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A polysulfane is a chemical compound of formula H2Sx, where x > 1, although sometimes disulfane, H2S2 is excluded.[1] [2] [3] Polysulfanes consist of unbranched chains of sulfur atoms terminated with hydrogen. Compounds containing 2–8 concatenated sulfur atoms have been isolated, longer chain compounds have been detected, but only in solution. H2S2 is colourless, higher members are yellow with the colour increasing with the sulfur content. Even a trace of alkali will cause chemical decomposition, and containers need to be treated with acid to remove any traces of alkali.
In the chemical literature the term polysulfanes is sometimes used for compounds containing −(Sn)−, e.g. organic polysulfanes R−(Sn)−R.

Since sulfur is a chalcogen, polysulfanes can be classed as hydrogen chalcogenides.

Chemistry and properties

Polysulfanes are thermodynamically unstable with respect to decomposition (disproportionation) to H2S and sulfur:

H2Sn → H2S + (n−1)/8 S8

However, the production of polysulfide ions from S2− and S is thermodynamically favourable:

S2− + (n−1) S → Sn2− ; ΔH= −ve

Attempting to make a polysulfane by acidifying an alkali metal polysulfide salt (e.g. sodium disulfide) simply produces hydrogen sulfide, H2S, and sulfur. Polysulfanes can be made from polysulfides by pouring polysulfide into cooled concentrated hydrochloric acid to produce a mixture of metastable polysulfanes as a yellow oil, from which individual compounds may be separated by fractional distillation. Other more selective syntheses are:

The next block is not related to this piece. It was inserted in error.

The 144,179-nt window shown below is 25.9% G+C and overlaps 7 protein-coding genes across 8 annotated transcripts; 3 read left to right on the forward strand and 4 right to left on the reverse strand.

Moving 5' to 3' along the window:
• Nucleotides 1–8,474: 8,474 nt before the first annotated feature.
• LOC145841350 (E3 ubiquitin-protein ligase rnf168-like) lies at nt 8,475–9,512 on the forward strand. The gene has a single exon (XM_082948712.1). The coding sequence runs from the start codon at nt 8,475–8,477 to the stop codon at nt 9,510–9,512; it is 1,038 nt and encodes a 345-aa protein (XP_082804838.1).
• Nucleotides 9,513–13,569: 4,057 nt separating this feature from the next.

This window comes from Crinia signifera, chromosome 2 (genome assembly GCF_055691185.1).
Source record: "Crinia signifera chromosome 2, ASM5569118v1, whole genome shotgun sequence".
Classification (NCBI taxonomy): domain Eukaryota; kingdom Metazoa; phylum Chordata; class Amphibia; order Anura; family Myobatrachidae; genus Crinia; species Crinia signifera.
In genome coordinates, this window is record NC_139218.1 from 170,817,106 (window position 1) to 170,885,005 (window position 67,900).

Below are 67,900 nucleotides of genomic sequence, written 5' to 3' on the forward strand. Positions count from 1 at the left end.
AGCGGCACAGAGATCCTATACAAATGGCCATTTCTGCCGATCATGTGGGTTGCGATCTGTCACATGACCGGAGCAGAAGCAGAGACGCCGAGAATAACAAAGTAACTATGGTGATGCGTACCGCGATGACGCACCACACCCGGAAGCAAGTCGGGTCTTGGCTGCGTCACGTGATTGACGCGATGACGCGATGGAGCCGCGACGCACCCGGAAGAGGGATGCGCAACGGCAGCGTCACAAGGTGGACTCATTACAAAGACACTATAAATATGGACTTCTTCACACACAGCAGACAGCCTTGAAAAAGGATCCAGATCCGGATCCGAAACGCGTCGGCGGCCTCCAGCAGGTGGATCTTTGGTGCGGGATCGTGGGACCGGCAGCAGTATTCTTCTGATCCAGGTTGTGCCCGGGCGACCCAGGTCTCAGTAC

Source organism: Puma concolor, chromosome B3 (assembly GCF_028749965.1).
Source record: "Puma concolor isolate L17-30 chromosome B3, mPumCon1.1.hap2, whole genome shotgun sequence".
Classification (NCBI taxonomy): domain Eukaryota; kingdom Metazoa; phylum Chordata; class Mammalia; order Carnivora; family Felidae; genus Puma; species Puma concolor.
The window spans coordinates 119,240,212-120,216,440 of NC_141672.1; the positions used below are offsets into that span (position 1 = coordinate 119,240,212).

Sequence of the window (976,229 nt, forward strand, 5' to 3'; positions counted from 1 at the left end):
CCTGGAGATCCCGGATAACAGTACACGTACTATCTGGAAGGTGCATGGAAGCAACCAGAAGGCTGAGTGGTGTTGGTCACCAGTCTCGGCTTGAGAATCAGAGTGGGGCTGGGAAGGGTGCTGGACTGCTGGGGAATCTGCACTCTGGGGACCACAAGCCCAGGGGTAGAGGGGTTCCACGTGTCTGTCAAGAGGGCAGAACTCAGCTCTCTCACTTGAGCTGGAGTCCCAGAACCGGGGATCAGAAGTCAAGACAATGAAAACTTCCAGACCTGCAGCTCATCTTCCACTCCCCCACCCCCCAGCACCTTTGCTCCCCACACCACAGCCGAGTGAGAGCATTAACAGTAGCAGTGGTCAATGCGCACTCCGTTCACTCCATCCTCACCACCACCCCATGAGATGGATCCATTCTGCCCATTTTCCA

Na2Sn + 2HCl → 2NaCl + H2Sn (n=4–6)
SnCl2 + 2H2Sm → 2HCl + H2Sn+2m

The reaction of polysulfanes with sulfur dichloride or disulfur dichloride produces long-chain dichloropolysulfanes:

2SCl2 + H2Sn → 2HCl + S2+nCl2
2S2Cl2 + H2Sn → 2HCl +S4+nCl2

The reaction with a sulfite salt (a base) quantitatively decomposes the polysulfane to produce thiosulfate and hydrogen sulfide:

(n−1)SO32− + H2Sn → (n−1)S2O32− + H2S


  1. ^ IUPAC, Compendium of Chemical Terminology, 2nd ed. (the "Gold Book") (1997). Online corrected version:  (2006–) "polysulfanes". doi:10.1351/goldbook.P04753
  2. ^ Egon Wiberg, Arnold Frederick Holleman (2001) Inorganic Chemistry, Elsevier ISBN 0-12-352651-5
  3. ^ Greenwood, Norman N.; Earnshaw, Alan (1997). Chemistry of the Elements (2nd ed.). Butterworth-Heinemann. ISBN 978-0-08-037941-8.